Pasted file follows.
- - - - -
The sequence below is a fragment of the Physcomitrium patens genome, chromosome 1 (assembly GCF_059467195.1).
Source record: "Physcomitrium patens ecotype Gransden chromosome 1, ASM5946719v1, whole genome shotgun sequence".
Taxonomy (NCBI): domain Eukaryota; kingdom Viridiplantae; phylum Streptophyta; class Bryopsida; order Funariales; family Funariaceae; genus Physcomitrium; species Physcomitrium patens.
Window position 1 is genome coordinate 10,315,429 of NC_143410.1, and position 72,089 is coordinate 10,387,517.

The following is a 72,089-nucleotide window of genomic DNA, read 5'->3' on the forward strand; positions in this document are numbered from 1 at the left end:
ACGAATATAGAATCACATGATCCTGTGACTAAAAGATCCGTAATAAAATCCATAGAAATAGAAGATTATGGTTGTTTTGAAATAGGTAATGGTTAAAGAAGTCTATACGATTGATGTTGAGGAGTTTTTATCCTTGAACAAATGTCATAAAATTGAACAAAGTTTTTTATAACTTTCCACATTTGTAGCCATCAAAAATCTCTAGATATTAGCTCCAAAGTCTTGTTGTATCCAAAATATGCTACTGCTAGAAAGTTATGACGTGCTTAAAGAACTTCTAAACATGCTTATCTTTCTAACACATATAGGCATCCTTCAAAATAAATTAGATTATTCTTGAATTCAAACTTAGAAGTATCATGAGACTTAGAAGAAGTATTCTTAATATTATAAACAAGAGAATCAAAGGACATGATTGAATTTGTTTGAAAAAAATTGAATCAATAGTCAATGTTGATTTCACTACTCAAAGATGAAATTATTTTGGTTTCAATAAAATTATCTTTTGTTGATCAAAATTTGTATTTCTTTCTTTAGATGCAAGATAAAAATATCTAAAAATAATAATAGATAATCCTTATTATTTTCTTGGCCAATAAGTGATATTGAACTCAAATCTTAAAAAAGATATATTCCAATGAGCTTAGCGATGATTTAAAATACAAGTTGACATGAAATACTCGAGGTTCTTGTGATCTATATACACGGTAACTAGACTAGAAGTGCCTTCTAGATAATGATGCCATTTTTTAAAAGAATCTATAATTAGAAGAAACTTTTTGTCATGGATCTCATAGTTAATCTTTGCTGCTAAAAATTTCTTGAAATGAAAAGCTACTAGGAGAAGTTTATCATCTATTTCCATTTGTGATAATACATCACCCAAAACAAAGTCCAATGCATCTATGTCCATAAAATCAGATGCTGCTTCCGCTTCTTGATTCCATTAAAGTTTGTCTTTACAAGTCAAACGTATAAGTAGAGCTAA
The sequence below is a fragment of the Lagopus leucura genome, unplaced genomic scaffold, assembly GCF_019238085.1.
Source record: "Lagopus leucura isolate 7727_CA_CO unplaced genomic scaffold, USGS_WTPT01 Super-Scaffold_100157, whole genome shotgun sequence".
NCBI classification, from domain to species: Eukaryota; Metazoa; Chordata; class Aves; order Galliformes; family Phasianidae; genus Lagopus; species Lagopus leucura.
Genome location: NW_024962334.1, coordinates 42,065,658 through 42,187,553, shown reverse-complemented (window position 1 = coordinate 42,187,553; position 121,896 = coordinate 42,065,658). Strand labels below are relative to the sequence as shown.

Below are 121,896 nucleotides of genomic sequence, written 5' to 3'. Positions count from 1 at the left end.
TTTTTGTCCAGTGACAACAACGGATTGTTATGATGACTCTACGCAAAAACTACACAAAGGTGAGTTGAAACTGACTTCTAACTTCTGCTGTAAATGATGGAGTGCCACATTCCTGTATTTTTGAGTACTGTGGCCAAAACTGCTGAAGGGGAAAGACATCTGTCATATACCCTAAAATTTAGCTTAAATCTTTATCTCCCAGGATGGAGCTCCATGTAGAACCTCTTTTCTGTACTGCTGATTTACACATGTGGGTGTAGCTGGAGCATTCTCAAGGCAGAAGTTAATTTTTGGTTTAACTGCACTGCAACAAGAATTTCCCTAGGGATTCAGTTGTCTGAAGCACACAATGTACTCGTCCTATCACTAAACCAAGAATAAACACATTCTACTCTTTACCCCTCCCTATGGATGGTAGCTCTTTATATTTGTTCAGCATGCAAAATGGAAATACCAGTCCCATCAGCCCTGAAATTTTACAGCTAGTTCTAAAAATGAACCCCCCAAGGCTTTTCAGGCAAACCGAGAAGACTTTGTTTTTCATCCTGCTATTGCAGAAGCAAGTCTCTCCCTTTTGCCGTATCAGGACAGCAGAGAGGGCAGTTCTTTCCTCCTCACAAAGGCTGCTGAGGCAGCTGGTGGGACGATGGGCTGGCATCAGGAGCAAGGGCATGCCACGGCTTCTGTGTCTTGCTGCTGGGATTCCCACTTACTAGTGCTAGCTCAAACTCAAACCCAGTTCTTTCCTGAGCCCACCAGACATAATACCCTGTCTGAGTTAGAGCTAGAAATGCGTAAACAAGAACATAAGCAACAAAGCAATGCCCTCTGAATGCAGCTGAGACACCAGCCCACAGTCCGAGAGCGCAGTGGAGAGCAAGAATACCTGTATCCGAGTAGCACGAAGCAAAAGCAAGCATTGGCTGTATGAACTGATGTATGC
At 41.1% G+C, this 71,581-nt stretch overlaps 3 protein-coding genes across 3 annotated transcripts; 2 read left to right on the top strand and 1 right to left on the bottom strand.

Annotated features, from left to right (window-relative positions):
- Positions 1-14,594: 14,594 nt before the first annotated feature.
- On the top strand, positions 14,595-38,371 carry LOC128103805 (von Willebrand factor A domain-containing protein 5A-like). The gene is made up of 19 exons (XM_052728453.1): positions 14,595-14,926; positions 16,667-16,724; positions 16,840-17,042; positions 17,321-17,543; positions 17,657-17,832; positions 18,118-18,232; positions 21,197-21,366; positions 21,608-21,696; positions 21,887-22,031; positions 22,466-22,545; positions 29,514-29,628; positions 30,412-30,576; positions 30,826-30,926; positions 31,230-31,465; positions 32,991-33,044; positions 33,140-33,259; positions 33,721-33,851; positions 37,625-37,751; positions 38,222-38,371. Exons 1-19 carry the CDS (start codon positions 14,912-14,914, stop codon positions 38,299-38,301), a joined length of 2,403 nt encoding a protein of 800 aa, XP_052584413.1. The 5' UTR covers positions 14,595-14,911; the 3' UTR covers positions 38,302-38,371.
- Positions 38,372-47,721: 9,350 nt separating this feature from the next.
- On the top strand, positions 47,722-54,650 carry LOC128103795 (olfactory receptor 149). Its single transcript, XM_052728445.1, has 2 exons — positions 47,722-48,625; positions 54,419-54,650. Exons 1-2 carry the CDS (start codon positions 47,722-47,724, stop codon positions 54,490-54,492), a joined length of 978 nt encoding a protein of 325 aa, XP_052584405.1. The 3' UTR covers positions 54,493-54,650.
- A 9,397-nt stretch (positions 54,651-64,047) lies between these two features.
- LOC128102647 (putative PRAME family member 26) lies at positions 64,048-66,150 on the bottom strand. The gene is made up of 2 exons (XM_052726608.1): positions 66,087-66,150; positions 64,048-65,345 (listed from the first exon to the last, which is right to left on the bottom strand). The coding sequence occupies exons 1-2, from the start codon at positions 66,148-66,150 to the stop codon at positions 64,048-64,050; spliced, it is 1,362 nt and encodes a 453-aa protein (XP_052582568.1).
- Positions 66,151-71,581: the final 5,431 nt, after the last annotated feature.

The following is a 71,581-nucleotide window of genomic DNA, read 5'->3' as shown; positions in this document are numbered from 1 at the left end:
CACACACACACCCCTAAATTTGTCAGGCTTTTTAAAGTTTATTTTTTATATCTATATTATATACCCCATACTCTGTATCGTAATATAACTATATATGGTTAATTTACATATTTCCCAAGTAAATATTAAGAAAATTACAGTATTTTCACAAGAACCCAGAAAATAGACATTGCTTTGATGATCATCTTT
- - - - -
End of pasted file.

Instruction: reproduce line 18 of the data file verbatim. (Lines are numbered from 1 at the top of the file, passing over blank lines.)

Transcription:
- On the top strand, positions 47,722-54,650 carry LOC128103795 (olfactory receptor 149). Its single transcript, XM_052728445.1, has 2 exons — positions 47,722-48,625; positions 54,419-54,650. Exons 1-2 carry the CDS (start codon positions 47,722-47,724, stop codon positions 54,490-54,492), a joined length of 978 nt encoding a protein of 325 aa, XP_052584405.1. The 3' UTR covers positions 54,493-54,650.